Considering Real Estate investment options, help me decide?
November 1, 2014 7:44 AM   Subscribe

I'm considering buying residential property to rent out, either in Portland, ME or Orlando, FL. Quite different scenarios, so the decision isn't really apples-to-apples.

Background info: I've had good success buying a few residential properties, holding and renting them out. Weathered the recession without too much pain. Own condo and 2 houses in Orlando and one condo in Portland, ME (that one is owned outright, others have mortgages & 30-50% equity.) I'm single, 50 y.o., self employed, and on paper I don't show much income, but live comfortably. Originally RE investments were part of plan for retirement, now provide a (very) little monthly income too.

I realize there are many factors involved, and I can't provide every detail involved in this decision, but would be grateful for some opinions. I am considering buying another property in Portland - I love to visit often, enjoy being able to write off travel to attend to business and spend time with friends there. I lived there 20 years ago, and I may eventually live there again for at least part of the year. Looking at condos, because they're easier to manage in general, and because my upper limit is $150-175k.

I have also considered either a house or condo in Orlando. Many cheaper options, but a much different market for renting (lots of apartment complexes etc competing for tenants, neighborhoods change faster, many more foreclosures....) Property here would be easier to manage, possibly provide a little more cash flow, but likely not appreciate very quickly, and the properties I've considered might top out around $100k, so not likely to ever build equity like Portland. I expect to hold anything for at least 5 years and possibly up to 25+.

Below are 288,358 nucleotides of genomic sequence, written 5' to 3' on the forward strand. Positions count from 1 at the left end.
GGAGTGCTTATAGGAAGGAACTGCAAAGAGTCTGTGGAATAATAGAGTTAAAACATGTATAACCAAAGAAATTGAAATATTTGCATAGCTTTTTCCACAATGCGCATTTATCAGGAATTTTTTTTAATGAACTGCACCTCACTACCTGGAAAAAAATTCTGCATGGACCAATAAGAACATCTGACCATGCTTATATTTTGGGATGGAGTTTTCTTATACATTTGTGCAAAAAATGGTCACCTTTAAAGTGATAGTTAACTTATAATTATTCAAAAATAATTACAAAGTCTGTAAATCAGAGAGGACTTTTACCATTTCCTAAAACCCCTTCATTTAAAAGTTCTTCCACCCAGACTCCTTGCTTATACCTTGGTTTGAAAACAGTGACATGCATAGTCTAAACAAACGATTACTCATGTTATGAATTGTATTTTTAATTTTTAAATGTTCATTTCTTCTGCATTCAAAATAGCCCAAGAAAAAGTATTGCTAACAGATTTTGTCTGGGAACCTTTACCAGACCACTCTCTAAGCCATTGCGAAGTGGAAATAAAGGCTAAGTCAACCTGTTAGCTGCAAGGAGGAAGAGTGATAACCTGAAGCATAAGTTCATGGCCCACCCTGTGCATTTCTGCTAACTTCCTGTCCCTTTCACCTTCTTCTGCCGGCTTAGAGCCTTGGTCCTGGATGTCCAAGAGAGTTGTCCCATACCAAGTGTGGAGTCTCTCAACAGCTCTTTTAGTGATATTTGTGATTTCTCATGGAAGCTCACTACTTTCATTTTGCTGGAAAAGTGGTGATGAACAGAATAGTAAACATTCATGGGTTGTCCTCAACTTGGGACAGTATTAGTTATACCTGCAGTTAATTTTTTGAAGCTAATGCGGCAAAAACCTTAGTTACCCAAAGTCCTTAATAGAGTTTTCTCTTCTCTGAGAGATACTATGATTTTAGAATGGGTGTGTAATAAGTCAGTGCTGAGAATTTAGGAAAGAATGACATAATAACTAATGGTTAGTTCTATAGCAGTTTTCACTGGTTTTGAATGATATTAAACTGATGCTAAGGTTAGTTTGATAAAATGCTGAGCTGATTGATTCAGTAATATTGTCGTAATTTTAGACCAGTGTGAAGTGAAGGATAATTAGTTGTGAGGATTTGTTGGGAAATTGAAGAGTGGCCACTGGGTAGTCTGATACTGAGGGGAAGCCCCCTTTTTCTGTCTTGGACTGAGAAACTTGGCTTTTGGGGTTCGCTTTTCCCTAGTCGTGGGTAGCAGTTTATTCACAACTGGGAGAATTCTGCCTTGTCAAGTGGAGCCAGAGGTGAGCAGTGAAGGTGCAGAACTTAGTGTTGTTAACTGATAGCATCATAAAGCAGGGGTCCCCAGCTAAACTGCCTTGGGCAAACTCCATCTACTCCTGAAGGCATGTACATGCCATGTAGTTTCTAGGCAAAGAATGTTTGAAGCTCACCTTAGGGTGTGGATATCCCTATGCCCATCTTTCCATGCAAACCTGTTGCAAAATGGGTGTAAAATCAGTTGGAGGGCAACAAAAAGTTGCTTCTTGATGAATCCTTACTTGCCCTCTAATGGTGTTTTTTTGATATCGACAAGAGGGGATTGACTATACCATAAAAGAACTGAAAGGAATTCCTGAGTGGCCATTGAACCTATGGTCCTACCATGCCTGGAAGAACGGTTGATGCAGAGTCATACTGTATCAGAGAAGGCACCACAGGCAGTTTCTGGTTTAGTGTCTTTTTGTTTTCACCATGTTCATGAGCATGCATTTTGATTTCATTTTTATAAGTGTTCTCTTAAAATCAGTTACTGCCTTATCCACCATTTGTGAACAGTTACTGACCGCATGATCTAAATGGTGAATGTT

If I buy in Orlando, I will probably find something for under $75k, pay cash. If I buy in Portland I will have a 50% private mortgage at a somewhat higher rate than banks are offering, but would expect to pay it off within 2-4 years. (Traditional financing is not an option.) In the past I've bought good, non-distressed properties in good areas, done basic upgrades, and been able to maintain professional tenants, often young couples.

I know YANMBanker. But it might be a fun exercise to help me work through this.
posted by pinkbungalow to Work & Money (6 answers total) 1 user marked this as a favorite
All I can offer is a revaluation on the Florida growth potential. Florida is rebounding well and growth annually is around 12% statewide year over year. That rate is expected to continue for the next few years as the economy grows and people return.

So there's my bias and with that I think Orlando (or perhaps Tampa area) are the better choice.

Good luck, sounds like a nice problem to have!!
posted by chasles at 8:08 AM on November 1, 2014 [1 favorite]

And of course that would be "reevaluation"
posted by chasles at 8:09 AM on November 1, 2014